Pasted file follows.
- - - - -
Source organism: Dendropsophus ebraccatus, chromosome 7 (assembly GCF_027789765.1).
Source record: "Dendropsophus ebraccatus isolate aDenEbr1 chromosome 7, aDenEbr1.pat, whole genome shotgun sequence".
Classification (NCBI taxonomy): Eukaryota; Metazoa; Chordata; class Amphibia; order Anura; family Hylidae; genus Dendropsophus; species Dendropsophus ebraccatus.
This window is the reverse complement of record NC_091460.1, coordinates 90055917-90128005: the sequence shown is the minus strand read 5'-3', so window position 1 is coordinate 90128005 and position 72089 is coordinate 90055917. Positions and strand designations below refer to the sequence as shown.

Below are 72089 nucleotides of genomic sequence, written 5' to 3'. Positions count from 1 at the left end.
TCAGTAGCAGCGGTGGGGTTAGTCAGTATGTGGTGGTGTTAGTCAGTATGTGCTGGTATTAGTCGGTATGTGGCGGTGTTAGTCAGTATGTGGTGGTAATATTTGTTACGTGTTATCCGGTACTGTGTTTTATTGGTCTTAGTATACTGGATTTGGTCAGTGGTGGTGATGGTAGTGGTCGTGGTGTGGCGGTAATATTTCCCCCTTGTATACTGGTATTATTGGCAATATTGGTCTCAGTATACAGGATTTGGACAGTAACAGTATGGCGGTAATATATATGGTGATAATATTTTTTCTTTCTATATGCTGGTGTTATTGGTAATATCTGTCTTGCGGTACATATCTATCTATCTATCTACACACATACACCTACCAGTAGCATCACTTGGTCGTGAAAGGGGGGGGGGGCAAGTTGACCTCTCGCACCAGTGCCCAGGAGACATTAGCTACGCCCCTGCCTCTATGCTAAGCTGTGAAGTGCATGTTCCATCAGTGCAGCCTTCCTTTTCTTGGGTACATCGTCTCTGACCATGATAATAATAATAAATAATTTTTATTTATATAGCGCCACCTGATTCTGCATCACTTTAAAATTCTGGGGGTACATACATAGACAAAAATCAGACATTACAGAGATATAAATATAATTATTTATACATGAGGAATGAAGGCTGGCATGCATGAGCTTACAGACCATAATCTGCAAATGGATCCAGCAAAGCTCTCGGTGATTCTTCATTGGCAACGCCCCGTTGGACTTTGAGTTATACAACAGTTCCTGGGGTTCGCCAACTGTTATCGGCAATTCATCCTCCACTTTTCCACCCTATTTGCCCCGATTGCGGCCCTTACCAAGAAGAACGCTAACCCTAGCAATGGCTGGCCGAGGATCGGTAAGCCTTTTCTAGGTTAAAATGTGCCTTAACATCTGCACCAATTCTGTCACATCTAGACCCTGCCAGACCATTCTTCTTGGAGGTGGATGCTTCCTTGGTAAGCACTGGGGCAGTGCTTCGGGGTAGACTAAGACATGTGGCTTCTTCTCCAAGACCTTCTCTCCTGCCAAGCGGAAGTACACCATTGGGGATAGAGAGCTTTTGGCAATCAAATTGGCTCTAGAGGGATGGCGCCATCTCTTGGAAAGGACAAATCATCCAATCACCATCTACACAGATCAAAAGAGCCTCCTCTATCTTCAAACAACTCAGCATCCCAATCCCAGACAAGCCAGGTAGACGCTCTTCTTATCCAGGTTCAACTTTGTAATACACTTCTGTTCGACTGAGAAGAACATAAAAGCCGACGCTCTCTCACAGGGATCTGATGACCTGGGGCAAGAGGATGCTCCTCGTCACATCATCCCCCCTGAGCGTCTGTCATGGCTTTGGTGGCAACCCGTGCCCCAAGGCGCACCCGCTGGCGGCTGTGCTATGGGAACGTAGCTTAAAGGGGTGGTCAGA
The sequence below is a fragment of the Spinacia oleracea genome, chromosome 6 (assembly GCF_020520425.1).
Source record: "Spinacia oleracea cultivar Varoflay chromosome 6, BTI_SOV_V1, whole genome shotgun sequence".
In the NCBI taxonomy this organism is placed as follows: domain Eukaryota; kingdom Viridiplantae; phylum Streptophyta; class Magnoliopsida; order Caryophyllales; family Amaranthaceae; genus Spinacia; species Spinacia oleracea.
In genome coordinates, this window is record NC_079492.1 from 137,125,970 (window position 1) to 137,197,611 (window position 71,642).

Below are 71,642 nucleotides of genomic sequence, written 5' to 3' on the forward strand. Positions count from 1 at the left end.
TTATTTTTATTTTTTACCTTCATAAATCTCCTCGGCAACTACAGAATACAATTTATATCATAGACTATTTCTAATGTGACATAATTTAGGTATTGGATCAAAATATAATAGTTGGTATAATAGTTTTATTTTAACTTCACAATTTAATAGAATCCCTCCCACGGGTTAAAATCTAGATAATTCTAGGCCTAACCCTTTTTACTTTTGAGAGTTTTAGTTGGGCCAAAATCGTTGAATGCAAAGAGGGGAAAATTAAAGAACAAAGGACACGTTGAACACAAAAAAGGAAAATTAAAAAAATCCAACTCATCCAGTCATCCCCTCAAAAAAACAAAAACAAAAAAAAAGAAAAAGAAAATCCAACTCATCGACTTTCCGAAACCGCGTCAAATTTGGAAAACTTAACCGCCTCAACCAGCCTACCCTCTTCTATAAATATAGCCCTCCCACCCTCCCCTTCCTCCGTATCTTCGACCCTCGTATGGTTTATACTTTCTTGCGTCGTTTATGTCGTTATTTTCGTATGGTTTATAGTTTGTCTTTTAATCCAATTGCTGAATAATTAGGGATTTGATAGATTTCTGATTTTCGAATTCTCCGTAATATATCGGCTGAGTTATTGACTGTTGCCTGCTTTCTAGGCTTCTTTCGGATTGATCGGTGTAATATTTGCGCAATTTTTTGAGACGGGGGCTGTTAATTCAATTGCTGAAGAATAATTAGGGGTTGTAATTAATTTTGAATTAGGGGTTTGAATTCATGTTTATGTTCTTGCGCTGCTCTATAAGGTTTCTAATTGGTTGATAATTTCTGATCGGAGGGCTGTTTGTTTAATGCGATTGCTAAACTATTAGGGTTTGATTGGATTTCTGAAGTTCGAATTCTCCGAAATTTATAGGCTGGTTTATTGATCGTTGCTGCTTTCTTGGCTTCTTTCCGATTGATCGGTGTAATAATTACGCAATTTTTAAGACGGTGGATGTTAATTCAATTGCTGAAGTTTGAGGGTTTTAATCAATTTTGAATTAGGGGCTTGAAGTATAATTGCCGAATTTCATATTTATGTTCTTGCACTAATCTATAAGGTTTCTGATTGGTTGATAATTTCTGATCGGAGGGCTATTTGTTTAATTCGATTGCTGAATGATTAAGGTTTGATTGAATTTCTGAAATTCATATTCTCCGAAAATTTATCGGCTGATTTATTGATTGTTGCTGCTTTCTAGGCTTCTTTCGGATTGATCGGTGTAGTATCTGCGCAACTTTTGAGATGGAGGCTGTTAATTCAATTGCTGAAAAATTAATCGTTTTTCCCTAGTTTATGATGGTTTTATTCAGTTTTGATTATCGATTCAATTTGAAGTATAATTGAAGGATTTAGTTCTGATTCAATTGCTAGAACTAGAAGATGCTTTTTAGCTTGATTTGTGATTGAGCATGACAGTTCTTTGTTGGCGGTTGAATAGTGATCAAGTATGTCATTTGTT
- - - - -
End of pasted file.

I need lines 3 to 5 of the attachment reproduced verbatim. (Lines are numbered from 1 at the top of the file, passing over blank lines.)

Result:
Classification (NCBI taxonomy): Eukaryota; Metazoa; Chordata; class Amphibia; order Anura; family Hylidae; genus Dendropsophus; species Dendropsophus ebraccatus.
This window is the reverse complement of record NC_091460.1, coordinates 90055917-90128005: the sequence shown is the minus strand read 5'-3', so window position 1 is coordinate 90128005 and position 72089 is coordinate 90055917. Positions and strand designations below refer to the sequence as shown.

Below are 72089 nucleotides of genomic sequence, written 5' to 3'. Positions count from 1 at the left end.